Atharva Deosthale Web Developer and Designer | JavaScript = ❤ | MERN Stack Developer

Debugging Ethereum transactions in the Remix IDE

4 min read 1145

Web3 is booming right now. Things you can do just using Ethereum smart contracts is on a completely different level; developers are already creating smart contracts on the Ethereum blockchain for multiple use cases, include NFTs, cryptocurrency, collecting payments, and managing data in a decentralized manner.

Like every other programming language, Solidity (the language used to make smart contracts) also needs debugging in order for the application to work properly. Using the Remix IDE, you can find the proper debugging tools so that you can keep track of how the state of the smart contract changes as the code gets executed, see variable values at any given point, and much more. Today, we are going to discuss how to properly debug Solidity contracts.

Requirements

  • Working knowledge of Solidity – I won’t recommend this tutorial to complete beginners
  • Access to Remix. We won’t be using code editors like Visual Studio Code in this tutorial

Creating a smart contract

When you open Remix, navigate to the contracts folder and create a new file named Debugging.sol. Add the following contents to it:

// SPDX-License-Identifier: MIT
pragma solidity ^0.8.4;
contract Debugging {
    uint256 counter;
    constructor(uint256 _counter) {
        counter = _counter;
    }
    function _setCounter(uint256 _counter) internal {
        counter = _counter;
    }
    function increment(uint256 value) public {
        uint256 newValue = counter + value;
        _setCounter(newValue);
    }
    function decrement(uint256 value) public {
        uint256 newValue = counter - value;
        _setCounter(newValue);
    }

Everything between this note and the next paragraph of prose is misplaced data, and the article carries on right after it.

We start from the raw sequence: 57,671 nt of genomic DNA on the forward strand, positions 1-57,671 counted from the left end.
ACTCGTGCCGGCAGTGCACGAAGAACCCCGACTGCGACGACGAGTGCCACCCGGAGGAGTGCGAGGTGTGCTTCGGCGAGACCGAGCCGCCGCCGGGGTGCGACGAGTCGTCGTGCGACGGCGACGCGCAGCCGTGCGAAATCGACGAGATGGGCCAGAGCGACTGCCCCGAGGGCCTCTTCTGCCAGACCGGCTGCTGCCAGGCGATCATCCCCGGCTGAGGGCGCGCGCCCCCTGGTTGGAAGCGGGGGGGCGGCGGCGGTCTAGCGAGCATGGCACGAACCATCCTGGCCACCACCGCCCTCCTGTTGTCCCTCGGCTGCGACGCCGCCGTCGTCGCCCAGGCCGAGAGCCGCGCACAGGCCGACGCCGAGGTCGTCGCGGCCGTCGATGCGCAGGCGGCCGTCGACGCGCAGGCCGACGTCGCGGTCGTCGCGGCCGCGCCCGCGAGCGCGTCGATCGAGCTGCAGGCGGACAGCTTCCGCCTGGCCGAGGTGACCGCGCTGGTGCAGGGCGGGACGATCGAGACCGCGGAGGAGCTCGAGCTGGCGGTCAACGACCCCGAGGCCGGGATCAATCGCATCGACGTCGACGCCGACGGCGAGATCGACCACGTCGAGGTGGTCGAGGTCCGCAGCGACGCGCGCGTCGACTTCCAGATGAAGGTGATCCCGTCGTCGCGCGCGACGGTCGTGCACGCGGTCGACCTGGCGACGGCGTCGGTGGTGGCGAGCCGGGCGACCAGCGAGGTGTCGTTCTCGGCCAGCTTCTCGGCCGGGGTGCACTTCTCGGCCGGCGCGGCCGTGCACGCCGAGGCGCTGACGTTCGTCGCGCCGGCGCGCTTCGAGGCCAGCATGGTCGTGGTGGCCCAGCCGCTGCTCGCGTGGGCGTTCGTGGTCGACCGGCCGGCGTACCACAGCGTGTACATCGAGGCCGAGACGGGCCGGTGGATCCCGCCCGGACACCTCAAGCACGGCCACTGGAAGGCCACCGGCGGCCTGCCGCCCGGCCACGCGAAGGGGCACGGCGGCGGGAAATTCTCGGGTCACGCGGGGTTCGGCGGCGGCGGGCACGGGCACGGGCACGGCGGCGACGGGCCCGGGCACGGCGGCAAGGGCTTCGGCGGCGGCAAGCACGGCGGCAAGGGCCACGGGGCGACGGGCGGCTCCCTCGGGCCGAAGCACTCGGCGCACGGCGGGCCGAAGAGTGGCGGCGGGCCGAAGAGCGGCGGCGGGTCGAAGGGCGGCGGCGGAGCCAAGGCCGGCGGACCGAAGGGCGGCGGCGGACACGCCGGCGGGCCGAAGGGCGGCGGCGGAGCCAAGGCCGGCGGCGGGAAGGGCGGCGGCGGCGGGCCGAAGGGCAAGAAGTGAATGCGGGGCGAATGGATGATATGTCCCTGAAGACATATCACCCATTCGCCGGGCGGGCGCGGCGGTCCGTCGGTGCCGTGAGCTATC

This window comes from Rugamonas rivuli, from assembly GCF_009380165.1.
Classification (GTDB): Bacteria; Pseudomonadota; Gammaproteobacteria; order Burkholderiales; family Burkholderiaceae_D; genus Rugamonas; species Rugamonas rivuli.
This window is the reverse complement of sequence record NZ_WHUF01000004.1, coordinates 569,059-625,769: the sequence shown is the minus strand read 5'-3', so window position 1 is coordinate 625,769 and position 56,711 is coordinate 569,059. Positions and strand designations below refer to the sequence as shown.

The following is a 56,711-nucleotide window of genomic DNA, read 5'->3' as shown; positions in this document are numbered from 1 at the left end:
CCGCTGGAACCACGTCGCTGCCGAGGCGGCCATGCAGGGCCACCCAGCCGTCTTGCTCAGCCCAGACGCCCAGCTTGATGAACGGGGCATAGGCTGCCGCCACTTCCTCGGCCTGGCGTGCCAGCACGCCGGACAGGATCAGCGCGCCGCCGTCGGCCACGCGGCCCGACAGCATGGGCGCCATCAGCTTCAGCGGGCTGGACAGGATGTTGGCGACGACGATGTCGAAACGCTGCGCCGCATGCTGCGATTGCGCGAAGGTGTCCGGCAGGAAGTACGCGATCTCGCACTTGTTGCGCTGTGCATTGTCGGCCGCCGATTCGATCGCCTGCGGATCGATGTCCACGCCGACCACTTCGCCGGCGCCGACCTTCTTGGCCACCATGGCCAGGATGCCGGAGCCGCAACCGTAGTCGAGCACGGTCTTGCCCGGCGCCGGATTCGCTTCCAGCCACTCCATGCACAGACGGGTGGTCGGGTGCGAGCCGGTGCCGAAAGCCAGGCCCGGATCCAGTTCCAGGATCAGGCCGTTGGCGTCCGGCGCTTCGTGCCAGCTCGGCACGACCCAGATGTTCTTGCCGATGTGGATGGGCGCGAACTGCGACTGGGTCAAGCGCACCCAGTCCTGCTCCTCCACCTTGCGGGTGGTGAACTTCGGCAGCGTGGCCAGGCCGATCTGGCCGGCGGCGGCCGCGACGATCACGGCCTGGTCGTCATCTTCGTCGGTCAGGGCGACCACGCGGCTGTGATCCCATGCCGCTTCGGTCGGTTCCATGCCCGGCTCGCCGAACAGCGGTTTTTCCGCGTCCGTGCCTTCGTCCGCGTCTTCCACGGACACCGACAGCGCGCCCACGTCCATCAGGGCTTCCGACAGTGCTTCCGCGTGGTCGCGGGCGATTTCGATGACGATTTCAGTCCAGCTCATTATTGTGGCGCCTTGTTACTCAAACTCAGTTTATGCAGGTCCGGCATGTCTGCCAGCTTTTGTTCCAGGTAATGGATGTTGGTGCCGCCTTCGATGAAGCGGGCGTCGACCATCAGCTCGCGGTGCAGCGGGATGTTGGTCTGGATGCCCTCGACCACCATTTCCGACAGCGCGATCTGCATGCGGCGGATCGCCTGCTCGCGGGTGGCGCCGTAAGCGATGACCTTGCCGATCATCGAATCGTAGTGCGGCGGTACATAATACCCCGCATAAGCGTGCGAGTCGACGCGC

function getCounter() public view returns(uint256) {
        return counter;
    }
}

Above is the code for a basic smart contract written in Solidity. It keeps a track of a counter. I’ve made more functions than strictly required in order to demonstrate the flow of a contract while debugging.

Note that we are using v0.8.4 in this tutorial, but feel free to change the compiler settings to match the version, or use a completely different version if you want.

Compiling and deploying the smart contract

Now go to the compiler tab of the editor, which is the second icon on the sidebar, and you should see the compiler settings.

Screenshot of Solidity compiler

Go ahead and click on Compile Debugging.sol. Now go to the deployment tab, which is the third icon on the sidebar. You will see the deployment tab as shown below:

Solidity deployment tab

Make sure the environment is set to one of the JavaScript VMs, we won’t cover deployment to actual networks in this tutorial, but it should work pretty much the same. Add a counter in the constructor field near the Deploy button. I’ve set it to zero, which will set the initial value of the counter.



Once you click on Deploy, you should see your smart contracts under the Deployed Contracts section:

deployed contracts section

These are the functions that we made public in our smart contract and are accessible through these buttons. Using the text boxes near the buttons, you can pass parameters with the function.

Debugging the smart contract

Now let’s move on to the fun part, debugging the smart contract. To debug, we first need to create a transaction, which means we need to interact with the part of the smart contract we want to debug.

In this case, I’ll use the increment function as an example and pass 1 as the parameter to increase the counter by one. Press the increment function to run the smart contract. When the transaction completes or fails, you will see something like this in the Remix terminal:

Screenshot of pending transaction debugging